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Evaluation of Electrolytically-Generated Hypochlorous Acid (‘Electrolyzed Water’) for Sanitation of Meat and Meat-Contact Surfaces

Veasey, Shawnna, Muriana, Peter M.
Foods 2016 v.5 no.2
Escherichia coli O157, Listeria monocytogenes, Salmonella, antimicrobial properties, beef carcasses, blades, chlorine, electrolyzed water, food contact surfaces, food industry, hot dogs, processed meat, protein content, raw meat, reducing agents, sanitation, sanitizers, slicing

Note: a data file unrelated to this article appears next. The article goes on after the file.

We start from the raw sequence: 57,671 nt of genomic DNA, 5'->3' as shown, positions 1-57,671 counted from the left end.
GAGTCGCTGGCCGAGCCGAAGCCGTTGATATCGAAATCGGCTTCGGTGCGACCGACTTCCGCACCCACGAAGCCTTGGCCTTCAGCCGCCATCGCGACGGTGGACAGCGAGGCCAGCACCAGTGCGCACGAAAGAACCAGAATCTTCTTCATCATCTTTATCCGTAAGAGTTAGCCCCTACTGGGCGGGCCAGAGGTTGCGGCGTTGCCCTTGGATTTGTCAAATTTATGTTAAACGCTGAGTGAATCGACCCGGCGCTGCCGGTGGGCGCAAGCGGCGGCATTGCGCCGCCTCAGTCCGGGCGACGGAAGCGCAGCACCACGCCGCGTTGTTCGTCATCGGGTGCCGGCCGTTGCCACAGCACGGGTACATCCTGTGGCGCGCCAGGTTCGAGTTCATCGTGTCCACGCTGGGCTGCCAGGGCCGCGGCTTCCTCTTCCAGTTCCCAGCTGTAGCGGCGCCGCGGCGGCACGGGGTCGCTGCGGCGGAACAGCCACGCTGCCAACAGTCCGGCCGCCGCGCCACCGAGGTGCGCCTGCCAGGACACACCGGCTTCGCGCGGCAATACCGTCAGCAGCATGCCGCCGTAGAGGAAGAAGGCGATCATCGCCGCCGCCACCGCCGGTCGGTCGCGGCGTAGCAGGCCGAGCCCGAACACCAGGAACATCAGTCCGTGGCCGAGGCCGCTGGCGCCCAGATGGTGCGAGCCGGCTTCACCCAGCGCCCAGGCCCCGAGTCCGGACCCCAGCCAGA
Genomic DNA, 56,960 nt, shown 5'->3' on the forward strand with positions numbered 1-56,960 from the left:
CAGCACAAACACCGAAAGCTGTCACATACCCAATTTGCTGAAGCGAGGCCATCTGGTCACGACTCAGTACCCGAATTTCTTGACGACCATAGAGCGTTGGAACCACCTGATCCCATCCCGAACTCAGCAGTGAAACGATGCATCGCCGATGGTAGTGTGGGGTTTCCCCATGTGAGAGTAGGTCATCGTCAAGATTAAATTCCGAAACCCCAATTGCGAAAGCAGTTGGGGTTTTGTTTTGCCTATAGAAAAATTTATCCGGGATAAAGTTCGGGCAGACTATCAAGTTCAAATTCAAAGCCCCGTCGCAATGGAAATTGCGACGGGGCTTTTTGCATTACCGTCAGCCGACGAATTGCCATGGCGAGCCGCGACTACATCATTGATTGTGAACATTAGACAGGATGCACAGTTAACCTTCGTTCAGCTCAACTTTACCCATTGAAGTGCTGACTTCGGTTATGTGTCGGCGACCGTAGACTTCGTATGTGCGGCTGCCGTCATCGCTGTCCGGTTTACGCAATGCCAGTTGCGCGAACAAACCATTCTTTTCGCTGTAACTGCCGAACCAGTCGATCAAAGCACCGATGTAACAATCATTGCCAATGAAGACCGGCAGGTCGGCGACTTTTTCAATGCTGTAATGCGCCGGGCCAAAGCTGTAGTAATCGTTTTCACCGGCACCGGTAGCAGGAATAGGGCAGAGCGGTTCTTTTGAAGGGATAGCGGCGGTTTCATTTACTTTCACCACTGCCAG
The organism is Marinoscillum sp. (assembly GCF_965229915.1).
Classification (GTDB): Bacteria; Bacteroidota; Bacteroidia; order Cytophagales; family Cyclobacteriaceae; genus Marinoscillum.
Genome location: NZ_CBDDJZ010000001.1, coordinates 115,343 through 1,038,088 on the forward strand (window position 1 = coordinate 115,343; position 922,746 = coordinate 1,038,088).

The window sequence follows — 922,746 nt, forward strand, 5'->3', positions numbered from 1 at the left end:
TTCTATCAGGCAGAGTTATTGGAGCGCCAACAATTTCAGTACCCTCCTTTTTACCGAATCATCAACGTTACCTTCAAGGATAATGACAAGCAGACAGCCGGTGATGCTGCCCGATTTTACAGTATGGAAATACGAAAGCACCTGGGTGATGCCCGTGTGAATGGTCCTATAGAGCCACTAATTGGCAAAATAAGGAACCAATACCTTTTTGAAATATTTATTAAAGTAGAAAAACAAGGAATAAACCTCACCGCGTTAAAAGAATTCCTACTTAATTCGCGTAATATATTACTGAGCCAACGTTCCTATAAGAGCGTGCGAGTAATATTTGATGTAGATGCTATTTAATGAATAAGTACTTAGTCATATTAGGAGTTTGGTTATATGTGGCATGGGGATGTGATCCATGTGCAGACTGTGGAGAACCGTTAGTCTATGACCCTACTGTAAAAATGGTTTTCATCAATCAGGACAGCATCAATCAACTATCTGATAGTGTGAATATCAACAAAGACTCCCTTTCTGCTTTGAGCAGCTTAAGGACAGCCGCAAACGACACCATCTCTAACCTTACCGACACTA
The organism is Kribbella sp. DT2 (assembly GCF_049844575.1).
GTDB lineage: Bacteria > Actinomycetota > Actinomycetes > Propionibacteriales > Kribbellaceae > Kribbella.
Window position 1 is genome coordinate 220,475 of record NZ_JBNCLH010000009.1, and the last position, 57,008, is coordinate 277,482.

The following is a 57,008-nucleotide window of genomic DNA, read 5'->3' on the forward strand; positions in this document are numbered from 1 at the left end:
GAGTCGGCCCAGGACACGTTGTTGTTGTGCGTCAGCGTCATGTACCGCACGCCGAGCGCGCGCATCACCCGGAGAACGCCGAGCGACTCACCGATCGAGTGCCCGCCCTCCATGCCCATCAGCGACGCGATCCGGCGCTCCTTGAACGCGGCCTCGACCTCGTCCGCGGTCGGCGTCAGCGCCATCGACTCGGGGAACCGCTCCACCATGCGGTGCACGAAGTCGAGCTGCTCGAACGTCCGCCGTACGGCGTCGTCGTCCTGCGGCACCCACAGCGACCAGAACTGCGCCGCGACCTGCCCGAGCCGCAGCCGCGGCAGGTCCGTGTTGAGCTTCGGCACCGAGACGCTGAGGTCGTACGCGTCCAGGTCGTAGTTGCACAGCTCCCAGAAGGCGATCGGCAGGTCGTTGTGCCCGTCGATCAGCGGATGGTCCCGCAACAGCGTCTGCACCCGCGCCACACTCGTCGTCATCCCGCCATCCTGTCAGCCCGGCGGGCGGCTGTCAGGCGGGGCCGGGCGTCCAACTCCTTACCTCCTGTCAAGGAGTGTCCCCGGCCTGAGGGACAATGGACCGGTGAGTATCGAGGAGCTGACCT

‘Electrolyzed water’ generators are readily available in the food industry as a renewable source of hypochlorous acid that eliminates the need for workers to handle hazardous hypochlorite concentrates. We applied electrolyzed water (EW) directly to multi-strain cocktails of Listeria monocytogenes, E. coli O157:H7, and Salmonella sp. at 250 ppm free available chlorine (FAC) and achieved greater than 6-log reductions in 2 min. Lower EW values were examined as antimicrobial interventions for fresh meat (beef carcasses), processed meats (frankfurters), and food contact surfaces (slicing blades). Little or no reduction relative to controls was observed when generic E. coli-inoculated beef carcasses or L. monocytogenes-inoculated frankfurters were showered with EW. Spray application of EW (25 and 250-ppm FAC) onto L. monocytogenes-inoculated slicing blades showed that greater reductions were obtained with ‘clean’ (3.6 and 5.7-log reduction) vs. ‘dirty’ (0.6 and 3.3-log reduction) slicing blades, respectively. Trials with L. monocytogenes-inoculated protein-EW solutions demonstrated that protein content as low as 0.1% is capable of eliminating FAC, reducing antimicrobial activity against L. monocytogenes. EW appears better positioned as a surface sanitizer with minimal organic material that can otherwise act as an effective reducing agent to the oxidizing solution rendering it ineffective.